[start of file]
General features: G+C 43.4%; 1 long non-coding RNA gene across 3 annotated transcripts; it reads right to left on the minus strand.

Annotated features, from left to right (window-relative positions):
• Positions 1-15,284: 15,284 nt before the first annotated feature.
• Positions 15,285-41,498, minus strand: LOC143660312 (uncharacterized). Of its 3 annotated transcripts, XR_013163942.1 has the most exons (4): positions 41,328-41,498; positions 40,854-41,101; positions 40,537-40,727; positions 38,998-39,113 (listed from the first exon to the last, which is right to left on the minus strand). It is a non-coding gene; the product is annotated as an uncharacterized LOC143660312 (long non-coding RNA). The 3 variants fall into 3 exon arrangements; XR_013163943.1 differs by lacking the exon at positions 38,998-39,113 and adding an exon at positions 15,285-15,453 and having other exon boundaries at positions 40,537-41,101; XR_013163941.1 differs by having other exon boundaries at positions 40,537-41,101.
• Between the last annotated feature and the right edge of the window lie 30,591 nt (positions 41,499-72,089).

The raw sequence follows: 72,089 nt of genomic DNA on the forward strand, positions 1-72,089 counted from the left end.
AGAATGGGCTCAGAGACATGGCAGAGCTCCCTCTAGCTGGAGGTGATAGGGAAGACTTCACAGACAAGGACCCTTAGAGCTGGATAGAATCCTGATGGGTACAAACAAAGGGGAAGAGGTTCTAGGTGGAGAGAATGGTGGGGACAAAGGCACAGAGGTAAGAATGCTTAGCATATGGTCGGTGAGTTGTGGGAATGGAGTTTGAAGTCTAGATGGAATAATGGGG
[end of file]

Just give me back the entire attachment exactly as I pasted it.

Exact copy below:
General features: G+C 43.4%; 1 long non-coding RNA gene across 3 annotated transcripts; it reads right to left on the minus strand.

Annotated features, from left to right (window-relative positions):
• Positions 1-15,284: 15,284 nt before the first annotated feature.
• Positions 15,285-41,498, minus strand: LOC143660312 (uncharacterized). Of its 3 annotated transcripts, XR_013163942.1 has the most exons (4): positions 41,328-41,498; positions 40,854-41,101; positions 40,537-40,727; positions 38,998-39,113 (listed from the first exon to the last, which is right to left on the minus strand). It is a non-coding gene; the product is annotated as an uncharacterized LOC143660312 (long non-coding RNA). The 3 variants fall into 3 exon arrangements; XR_013163943.1 differs by lacking the exon at positions 38,998-39,113 and adding an exon at positions 15,285-15,453 and having other exon boundaries at positions 40,537-41,101; XR_013163941.1 differs by having other exon boundaries at positions 40,537-41,101.
• Between the last annotated feature and the right edge of the window lie 30,591 nt (positions 41,499-72,089).

The raw sequence follows: 72,089 nt of genomic DNA on the forward strand, positions 1-72,089 counted from the left end.
AGAATGGGCTCAGAGACATGGCAGAGCTCCCTCTAGCTGGAGGTGATAGGGAAGACTTCACAGACAAGGACCCTTAGAGCTGGATAGAATCCTGATGGGTACAAACAAAGGGGAAGAGGTTCTAGGTGGAGAGAATGGTGGGGACAAAGGCACAGAGGTAAGAATGCTTAGCATATGGTCGGTGAGTTGTGGGAATGGAGTTTGAAGTCTAGATGGAATAATGGGG